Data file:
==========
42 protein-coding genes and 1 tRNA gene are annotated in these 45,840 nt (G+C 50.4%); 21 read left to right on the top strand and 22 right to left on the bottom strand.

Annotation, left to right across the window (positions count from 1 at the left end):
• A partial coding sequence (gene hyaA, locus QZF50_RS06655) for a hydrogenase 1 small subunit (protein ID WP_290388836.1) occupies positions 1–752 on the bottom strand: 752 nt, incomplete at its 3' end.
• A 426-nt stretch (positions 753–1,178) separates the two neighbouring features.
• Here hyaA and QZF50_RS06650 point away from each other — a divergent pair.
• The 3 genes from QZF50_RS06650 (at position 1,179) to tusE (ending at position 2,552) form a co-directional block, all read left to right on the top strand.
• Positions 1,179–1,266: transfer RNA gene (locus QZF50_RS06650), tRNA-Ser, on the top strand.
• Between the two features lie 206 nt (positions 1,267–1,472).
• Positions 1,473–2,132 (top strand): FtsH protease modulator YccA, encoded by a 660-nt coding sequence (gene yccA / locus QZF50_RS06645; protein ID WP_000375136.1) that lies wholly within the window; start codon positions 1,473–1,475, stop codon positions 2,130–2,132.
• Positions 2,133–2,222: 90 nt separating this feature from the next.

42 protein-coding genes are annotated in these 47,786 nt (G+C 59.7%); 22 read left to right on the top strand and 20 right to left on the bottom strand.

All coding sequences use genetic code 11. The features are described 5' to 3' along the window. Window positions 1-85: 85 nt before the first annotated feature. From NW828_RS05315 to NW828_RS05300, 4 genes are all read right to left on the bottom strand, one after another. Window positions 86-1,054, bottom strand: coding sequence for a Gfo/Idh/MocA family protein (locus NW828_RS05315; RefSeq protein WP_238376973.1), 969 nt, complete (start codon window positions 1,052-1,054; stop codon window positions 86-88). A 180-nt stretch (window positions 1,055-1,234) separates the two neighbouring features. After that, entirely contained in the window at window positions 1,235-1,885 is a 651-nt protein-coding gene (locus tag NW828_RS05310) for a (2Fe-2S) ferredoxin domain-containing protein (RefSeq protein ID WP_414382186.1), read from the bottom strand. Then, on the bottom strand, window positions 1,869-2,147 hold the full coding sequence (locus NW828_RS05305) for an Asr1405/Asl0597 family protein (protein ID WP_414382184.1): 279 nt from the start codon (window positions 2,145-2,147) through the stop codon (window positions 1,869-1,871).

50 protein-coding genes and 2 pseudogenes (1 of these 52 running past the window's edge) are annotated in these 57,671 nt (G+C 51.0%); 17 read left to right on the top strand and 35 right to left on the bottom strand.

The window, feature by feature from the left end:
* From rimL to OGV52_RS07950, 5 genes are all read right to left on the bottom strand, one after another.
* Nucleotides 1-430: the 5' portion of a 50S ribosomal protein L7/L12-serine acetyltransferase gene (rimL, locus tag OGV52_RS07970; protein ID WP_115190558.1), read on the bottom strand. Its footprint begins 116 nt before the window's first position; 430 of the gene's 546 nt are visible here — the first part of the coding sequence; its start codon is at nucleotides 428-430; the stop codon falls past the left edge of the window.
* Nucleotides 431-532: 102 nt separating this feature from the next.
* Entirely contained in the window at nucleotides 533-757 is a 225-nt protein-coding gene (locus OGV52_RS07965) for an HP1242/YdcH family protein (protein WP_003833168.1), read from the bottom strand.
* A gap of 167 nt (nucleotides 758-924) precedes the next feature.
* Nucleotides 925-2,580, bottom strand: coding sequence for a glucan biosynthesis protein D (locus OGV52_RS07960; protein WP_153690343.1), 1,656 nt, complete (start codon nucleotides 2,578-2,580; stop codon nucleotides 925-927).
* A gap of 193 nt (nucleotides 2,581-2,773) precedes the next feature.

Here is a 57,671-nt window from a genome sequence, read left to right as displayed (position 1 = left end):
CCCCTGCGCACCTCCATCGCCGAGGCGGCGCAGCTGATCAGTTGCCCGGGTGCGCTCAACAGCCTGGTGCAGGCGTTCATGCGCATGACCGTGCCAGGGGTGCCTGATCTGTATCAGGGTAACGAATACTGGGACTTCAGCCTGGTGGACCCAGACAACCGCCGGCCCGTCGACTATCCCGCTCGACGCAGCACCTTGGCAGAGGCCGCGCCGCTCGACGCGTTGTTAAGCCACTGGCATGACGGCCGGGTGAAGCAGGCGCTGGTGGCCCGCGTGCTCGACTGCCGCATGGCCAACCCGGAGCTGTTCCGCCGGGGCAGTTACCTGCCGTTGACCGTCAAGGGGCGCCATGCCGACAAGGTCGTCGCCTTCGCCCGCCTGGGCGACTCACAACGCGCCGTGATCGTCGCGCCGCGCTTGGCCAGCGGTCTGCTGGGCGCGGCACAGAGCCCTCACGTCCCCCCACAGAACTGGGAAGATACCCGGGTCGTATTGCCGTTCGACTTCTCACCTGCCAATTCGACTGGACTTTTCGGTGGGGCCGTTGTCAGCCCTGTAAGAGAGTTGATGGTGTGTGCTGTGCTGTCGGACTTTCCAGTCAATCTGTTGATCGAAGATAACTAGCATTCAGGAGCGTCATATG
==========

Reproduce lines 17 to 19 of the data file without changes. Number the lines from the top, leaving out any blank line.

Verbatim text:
* Nucleotides 431-532: 102 nt separating this feature from the next.
* Entirely contained in the window at nucleotides 533-757 is a 225-nt protein-coding gene (locus OGV52_RS07965) for an HP1242/YdcH family protein (protein WP_003833168.1), read from the bottom strand.
* A gap of 167 nt (nucleotides 758-924) precedes the next feature.